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Finding What Works in Health Care: Standards for Systematic Reviews BOX 1-4 Charge to the Committee on Standards for Developing Trustworthy Clinical Practice Guidelines An ad hoc committee will conduct a study to recommend standards for developing clinical practice guidelines and recommendations. The standards should ensure that clinical practice guidelines are unbiased, scientifically valid, and trustworthy and also incorporate separate grading systems for characterizing quality of available evidence and strength of clinical recommendations. In this context, the committee should: Assess whether, if widely adopted, any existing set of standards would assure the development of unbiased, scientifically valid, and trustworthy clinical practice guidelines. Endorse an existing set of standards for developing clinical practice guidelines. If the committee judges current standards to be inadequate, it will develop a new set of standards. Determine best practices for promoting voluntary adoption of the standards. ing the impact of bias and conflict of interests (see standards in Chapter 2). Step 2: Develop the review protocol, including the context and rationale for the review and the specific procedures for the search strategy, data collection and extraction, qualitative synthesis and quantitative data synthesis (if a meta-analysis is done), reporting, and peer review (see standards in Chapter 2). Step 3: Systematically locate, screen, and select the studies for review (see standards in Chapter 3). Step 4: Appraise the risk of bias in the individual studies and extract the data for analysis (see standards in Chapter 3). Step 5: Synthesize the findings and assess the overall quality of the body of evidence (see standards in Chapter 4). Step 6: Prepare a final report and have the report undergo peer review (see standards in Chapter 5). SRs of CER can be narrow in scope and consist of simple comparisons, such as drug X versus drug Y. They can also address broader topics including comparisons of the effectiveness of drugs versus surgery for a condition, or “watchful waiting” when it is a reason-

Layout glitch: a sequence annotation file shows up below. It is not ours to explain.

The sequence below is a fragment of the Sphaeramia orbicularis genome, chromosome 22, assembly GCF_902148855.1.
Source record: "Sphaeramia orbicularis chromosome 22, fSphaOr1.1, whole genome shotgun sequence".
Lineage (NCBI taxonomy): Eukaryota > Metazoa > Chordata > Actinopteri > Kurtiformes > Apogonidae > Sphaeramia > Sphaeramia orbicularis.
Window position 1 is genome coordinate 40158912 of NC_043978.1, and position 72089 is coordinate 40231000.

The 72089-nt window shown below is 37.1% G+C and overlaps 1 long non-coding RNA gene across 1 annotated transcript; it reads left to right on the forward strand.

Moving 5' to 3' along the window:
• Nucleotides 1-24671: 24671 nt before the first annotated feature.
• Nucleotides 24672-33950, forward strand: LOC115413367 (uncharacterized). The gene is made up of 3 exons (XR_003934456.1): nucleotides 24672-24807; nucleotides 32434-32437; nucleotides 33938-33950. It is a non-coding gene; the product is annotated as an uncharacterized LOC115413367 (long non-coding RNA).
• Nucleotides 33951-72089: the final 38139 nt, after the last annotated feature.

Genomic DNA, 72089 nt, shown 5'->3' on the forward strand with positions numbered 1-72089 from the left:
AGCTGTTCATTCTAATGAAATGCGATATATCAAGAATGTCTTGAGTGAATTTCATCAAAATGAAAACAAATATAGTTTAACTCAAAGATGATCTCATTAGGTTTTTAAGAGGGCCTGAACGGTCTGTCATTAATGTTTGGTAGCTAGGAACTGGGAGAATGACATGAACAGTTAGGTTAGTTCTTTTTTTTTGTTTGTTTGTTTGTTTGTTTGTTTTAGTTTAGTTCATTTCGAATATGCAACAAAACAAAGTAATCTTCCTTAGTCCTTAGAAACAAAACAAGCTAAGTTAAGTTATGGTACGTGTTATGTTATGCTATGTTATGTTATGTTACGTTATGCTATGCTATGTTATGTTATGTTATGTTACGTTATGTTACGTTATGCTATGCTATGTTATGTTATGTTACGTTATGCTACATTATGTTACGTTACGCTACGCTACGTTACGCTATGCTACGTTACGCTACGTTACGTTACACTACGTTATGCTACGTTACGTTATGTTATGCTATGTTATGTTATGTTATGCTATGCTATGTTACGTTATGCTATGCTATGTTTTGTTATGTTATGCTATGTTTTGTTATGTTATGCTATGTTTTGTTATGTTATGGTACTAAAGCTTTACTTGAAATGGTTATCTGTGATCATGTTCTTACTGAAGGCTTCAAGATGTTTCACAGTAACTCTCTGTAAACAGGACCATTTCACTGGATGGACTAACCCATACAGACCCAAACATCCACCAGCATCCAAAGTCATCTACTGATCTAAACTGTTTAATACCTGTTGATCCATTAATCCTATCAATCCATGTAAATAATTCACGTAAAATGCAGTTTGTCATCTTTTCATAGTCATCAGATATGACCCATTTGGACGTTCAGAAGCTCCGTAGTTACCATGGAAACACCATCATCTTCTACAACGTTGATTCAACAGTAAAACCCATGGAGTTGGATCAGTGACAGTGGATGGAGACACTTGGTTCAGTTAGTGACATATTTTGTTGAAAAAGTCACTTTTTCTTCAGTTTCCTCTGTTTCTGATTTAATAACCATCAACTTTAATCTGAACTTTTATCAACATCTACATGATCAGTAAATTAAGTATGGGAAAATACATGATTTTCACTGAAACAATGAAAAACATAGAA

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Finding What Works in Health Care: Standards for Systematic Reviews inadequate to implement all of them, or if some seem inappropriate for the particular task or question at hand. Transparency in reporting the methods actually used and the reasoning behind the choices are among the most important of the standards recommended by the committee. CURRENT LANDSCAPE This section provides a brief overview of the major producers, users, and other stakeholders involved in SRs. Producers of Systematic SRs A number of public- and private-sector organizations produce SRs. As noted earlier, the committee focused much of its review on the methods of AHRQ, the Cochrane Collaboration, and CRD. However, many other organizations play a key role in sponsoring, conducting, and disseminating SRs. Some of the key U.S. and international organizations are described below. U.S. Organizations In the United States, the federal government funds a number of SRs, primarily through the AHRQ EPCs (Table 1-3). Private organizations also conduct SRs of CER, including the Blue Cross and Blue Shield Association’s Technology Evaluation Center, the ECRI Institute, and Hayes, Inc. (Table 1-4). International Organizations The U.S. SR enterprise is part of a larger international effort focused on SRs. Many international organizations have advanced and highly sophisticated SR programs that not only produce SRs, but also focus on how best to conduct SRs. Table 1-5 describes several leading international SR organizations. Users and Stakeholders This report uses the terms “users” and “stakeholders” to refer to individuals and organizations that are likely to consult a specific SR to guide decision making or who have a particular interest in the outcome of an SR. Table 1-6 lists examples of user and stakeholder organizations that use SRs to inform decision making. The